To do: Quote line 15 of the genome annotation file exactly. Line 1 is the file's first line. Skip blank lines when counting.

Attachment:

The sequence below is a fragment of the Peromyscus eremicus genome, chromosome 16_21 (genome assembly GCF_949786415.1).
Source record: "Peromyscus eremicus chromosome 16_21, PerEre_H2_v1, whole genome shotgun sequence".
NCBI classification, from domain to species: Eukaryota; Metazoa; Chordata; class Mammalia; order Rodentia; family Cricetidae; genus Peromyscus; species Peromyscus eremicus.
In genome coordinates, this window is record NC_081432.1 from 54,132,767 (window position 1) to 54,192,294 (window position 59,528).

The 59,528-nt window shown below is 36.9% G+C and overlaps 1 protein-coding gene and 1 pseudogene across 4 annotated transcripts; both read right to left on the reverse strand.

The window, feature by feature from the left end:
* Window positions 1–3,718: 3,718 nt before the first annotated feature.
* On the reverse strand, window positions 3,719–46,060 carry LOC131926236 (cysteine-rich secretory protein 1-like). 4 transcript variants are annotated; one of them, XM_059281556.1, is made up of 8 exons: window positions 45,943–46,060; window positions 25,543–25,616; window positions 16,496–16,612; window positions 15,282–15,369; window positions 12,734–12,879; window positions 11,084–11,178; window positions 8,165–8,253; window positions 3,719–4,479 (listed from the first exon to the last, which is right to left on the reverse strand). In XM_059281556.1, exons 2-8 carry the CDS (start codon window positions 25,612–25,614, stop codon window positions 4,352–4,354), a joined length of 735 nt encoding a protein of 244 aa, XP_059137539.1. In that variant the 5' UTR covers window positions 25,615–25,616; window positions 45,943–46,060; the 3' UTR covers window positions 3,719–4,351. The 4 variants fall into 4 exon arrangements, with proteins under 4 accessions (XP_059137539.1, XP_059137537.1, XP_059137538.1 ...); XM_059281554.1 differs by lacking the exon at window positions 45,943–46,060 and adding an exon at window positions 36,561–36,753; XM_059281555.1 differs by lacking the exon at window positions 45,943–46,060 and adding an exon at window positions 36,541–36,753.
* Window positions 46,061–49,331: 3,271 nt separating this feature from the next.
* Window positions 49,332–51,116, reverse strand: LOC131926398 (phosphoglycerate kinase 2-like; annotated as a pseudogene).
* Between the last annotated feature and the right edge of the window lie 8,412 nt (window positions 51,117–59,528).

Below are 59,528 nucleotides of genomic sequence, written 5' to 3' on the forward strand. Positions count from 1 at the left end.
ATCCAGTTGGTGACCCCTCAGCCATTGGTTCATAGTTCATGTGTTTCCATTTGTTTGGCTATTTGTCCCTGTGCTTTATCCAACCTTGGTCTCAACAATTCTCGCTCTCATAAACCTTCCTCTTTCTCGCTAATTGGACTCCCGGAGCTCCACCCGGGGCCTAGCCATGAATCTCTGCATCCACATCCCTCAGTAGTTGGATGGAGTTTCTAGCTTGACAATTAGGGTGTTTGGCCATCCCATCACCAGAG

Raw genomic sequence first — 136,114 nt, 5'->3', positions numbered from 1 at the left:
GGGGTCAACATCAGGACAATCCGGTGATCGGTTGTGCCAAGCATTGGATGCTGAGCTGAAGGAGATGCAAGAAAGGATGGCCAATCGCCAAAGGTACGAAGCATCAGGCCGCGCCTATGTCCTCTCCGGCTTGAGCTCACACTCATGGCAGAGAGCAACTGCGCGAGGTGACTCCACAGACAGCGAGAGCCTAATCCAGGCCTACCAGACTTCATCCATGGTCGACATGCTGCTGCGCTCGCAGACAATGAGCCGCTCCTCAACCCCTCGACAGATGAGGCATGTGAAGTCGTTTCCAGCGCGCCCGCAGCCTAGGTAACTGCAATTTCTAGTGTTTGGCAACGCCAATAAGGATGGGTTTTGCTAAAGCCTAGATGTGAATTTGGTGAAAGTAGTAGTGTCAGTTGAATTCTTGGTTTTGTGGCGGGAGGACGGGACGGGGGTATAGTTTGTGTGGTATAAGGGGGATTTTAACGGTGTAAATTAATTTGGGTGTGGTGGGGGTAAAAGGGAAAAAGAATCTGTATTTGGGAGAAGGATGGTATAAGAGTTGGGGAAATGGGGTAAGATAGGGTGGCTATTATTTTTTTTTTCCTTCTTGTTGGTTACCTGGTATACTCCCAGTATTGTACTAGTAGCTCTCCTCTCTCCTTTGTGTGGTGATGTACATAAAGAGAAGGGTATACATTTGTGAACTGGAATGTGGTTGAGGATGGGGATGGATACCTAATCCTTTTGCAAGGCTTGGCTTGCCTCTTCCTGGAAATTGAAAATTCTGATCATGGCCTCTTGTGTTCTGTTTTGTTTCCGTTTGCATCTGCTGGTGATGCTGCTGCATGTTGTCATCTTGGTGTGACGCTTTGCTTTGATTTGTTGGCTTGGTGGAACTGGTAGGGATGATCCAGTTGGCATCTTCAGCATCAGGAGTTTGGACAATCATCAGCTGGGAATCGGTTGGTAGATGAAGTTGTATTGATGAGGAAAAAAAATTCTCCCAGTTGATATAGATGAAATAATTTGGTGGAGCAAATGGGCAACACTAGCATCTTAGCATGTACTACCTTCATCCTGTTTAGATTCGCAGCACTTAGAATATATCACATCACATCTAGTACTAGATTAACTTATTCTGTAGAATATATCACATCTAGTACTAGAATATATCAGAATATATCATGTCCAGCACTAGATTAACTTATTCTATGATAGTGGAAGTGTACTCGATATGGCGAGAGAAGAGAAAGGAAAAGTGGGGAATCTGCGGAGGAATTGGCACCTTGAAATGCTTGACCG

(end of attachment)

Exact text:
GGGGTCAACATCAGGACAATCCGGTGATCGGTTGTGCCAAGCATTGGATGCTGAGCTGAAGGAGATGCAAGAAAGGATGGCCAATCGCCAAAGGTACGAAGCATCAGGCCGCGCCTATGTCCTCTCCGGCTTGAGCTCACACTCATGGCAGAGAGCAACTGCGCGAGGTGACTCCACAGACAGCGAGAGCCTAATCCAGGCCTACCAGACTTCATCCATGGTCGACATGCTGCTGCGCTCGCAGACAATGAGCCGCTCCTCAACCCCTCGACAGATGAGGCATGTGAAGTCGTTTCCAGCGCGCCCGCAGCCTAGGTAACTGCAATTTCTAGTGTTTGGCAACGCCAATAAGGATGGGTTTTGCTAAAGCCTAGATGTGAATTTGGTGAAAGTAGTAGTGTCAGTTGAATTCTTGGTTTTGTGGCGGGAGGACGGGACGGGGGTATAGTTTGTGTGGTATAAGGGGGATTTTAACGGTGTAAATTAATTTGGGTGTGGTGGGGGTAAAAGGGAAAAAGAATCTGTATTTGGGAGAAGGATGGTATAAGAGTTGGGGAAATGGGGTAAGATAGGGTGGCTATTATTTTTTTTTTCCTTCTTGTTGGTTACCTGGTATACTCCCAGTATTGTACTAGTAGCTCTCCTCTCTCCTTTGTGTGGTGATGTACATAAAGAGAAGGGTATACATTTGTGAACTGGAATGTGGTTGAGGATGGGGATGGATACCTAATCCTTTTGCAAGGCTTGGCTTGCCTCTTCCTGGAAATTGAAAATTCTGATCATGGCCTCTTGTGTTCTGTTTTGTTTCCGTTTGCATCTGCTGGTGATGCTGCTGCATGTTGTCATCTTGGTGTGACGCTTTGCTTTGATTTGTTGGCTTGGTGGAACTGGTAGGGATGATCCAGTTGGCATCTTCAGCATCAGGAGTTTGGACAATCATCAGCTGGGAATCGGTTGGTAGATGAAGTTGTATTGATGAGGAAAAAAAATTCTCCCAGTTGATATAGATGAAATAATTTGGTGGAGCAAATGGGCAACACTAGCATCTTAGCATGTACTACCTTCATCCTGTTTAGATTCGCAGCACTTAGAATATATCACATCACATCTAGTACTAGATTAACTTATTCTGTAGAATATATCACATCTAGTACTAGAATATATCAGAATATATCATGTCCAGCACTAGATTAACTTATTCTATGATAGTGGAAGTGTACTCGATATGGCGAGAGAAGAGAAAGGAAAAGTGGGGAATCTGCGGAGGAATTGGCACCTTGAAATGCTTGACCG